More than a dozen cast members sat around a table in warm clothing, head scarves, and hats, the crew worked in T-shirts. All of them, illuminated by lamps from above, appeared as if in a Caravaggio tableau. For a whole day, the actor playing the grandfather told the story of our collective ancestors’ escape from Egypt in eloquent Yiddish. A child actor asked the four questions again and again. Between takes, extras in shtreimels smoked cigarettes outside.
Our real seders here in Berlin are typically less chiaroscuro, but no less crowded. One friend has puppets for each of the plagues. Another has perfect pitch. Yet another blows through the long-winded parts of the Haggadah like nobody’s business, impatient to get to the soup.
But this year, a real plague is upon us. It will just be the four of us around the table—my husband, my children, and me. To celebrate this holiday of all holidays alone truly underscores our strange isolation. It’s as if an imaginary eruv wire around the whole world is broken, there are no safe spaces left to move through, and everyone is stuck at home.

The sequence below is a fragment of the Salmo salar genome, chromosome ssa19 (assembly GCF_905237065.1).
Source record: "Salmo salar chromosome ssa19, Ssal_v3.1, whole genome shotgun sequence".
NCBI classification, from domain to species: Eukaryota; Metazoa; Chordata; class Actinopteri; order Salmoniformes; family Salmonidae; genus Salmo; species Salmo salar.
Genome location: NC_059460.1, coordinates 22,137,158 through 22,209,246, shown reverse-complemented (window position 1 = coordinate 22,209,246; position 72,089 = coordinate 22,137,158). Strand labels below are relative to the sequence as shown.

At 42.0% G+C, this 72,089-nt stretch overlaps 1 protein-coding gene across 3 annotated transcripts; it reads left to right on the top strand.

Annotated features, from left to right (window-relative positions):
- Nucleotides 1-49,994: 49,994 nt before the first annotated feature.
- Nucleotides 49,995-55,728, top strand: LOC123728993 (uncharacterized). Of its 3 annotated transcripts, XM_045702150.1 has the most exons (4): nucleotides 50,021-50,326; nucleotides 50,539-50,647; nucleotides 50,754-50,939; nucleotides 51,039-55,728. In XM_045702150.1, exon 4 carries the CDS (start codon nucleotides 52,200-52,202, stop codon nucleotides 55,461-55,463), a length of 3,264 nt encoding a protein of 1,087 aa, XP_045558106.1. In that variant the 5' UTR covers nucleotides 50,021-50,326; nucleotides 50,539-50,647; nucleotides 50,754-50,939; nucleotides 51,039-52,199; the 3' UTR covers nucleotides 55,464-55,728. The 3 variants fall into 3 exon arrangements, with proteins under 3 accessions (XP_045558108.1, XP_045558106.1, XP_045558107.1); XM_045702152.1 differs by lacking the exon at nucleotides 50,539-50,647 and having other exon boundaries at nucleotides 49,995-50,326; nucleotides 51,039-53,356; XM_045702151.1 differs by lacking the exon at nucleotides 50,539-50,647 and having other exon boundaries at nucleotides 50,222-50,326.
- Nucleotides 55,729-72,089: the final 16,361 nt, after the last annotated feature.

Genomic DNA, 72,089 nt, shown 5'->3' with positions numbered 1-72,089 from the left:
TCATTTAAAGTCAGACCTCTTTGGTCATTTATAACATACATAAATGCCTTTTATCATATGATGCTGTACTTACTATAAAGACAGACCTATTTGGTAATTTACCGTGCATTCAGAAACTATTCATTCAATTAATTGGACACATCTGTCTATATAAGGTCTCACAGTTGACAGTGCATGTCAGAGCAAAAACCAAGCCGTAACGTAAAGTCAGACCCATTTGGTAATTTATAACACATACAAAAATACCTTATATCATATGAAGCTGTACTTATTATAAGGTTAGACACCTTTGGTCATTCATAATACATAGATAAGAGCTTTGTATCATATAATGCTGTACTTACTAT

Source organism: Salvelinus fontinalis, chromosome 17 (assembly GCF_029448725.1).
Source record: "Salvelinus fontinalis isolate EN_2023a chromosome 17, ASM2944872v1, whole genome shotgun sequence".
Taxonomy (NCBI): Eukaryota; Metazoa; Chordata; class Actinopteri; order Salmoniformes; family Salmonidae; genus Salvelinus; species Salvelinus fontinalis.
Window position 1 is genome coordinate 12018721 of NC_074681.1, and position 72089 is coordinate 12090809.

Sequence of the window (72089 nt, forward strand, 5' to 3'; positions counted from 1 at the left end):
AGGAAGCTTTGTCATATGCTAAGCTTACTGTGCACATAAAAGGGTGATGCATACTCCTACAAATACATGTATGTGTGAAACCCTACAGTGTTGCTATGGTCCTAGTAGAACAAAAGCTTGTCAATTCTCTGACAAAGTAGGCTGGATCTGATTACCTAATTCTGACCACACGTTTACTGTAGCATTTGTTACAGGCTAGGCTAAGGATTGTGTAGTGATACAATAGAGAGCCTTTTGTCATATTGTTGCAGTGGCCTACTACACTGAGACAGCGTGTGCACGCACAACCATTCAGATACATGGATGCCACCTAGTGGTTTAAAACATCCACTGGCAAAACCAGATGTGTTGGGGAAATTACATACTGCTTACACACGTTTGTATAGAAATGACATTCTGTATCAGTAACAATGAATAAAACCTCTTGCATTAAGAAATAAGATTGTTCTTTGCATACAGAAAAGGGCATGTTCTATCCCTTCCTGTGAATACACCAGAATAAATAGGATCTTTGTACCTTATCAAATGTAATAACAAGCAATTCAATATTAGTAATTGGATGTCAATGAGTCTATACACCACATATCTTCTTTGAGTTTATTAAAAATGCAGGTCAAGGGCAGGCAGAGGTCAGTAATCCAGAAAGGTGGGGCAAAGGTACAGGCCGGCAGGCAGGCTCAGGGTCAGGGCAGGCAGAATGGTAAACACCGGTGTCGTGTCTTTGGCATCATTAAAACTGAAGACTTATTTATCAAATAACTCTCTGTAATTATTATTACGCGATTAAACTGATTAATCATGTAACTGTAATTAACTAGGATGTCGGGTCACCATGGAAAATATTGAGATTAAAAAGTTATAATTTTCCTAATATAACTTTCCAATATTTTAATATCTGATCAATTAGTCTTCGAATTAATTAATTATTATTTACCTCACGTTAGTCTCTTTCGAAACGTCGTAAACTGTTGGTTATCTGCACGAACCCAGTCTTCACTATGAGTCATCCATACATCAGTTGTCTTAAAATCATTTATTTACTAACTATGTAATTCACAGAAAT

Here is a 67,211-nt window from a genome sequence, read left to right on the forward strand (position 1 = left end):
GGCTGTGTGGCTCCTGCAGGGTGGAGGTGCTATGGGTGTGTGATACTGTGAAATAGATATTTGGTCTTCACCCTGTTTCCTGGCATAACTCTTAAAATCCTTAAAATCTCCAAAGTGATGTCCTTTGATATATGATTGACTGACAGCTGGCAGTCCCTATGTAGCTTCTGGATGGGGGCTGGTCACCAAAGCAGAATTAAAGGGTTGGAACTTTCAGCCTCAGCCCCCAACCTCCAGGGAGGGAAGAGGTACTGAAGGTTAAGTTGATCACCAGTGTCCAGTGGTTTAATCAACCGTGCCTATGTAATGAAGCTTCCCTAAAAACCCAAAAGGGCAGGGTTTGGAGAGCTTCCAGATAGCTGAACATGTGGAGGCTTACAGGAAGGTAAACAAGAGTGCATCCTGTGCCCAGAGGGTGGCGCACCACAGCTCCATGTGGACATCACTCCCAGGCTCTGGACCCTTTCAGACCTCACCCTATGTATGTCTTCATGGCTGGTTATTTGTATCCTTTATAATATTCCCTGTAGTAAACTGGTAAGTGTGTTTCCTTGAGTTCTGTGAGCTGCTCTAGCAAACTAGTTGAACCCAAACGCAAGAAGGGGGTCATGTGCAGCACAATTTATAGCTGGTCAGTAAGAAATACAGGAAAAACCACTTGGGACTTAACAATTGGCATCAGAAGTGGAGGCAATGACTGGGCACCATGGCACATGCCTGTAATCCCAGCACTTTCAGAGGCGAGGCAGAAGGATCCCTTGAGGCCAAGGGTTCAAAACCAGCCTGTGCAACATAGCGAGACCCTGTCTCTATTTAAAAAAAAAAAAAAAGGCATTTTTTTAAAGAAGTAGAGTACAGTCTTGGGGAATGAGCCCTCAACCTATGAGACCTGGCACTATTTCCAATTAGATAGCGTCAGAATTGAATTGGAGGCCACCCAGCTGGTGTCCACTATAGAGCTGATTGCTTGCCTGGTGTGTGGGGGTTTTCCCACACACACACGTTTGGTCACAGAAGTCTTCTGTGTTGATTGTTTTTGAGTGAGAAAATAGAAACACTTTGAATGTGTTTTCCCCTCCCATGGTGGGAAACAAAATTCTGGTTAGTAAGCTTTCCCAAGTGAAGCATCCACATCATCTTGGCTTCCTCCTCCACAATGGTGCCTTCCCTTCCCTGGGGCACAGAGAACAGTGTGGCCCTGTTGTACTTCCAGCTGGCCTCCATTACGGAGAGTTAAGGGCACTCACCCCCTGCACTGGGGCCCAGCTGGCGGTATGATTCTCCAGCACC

In Berlin, it’s never easy to gather what you need for a seder. This year, who knows? Maybe we’ll find a lamb bone, maybe a box of matzo, maybe not. Does it matter? I don’t think so. The story is what matters. The suffering of the Israelites gives us empathy, and their survival, strength. So we tell each other this story—over and over, this year more than ever, in every language.
Anna Winger is a creator and executive producer of the TV dramas Unorthodox and Deutschland 83, and the author of the novel This Must Be the Place (2008).
PARIS, FRANCE—There’s a Biblical commandment, Exodus 12:15, to rid your home of bread for Passover. Orthodox Jews take this seriously. Before the holiday starts, they don’t just give away their spaghetti; they also scrub down their refrigerators and vacuum their cars. Some open every book over a bin, in case someone ate a sandwich and dropped crumbs inside while reading it. Others boil or burn their kitchen utensils, to expunge the chametz (“most synagogues provide blow torches for this purpose,” one website says).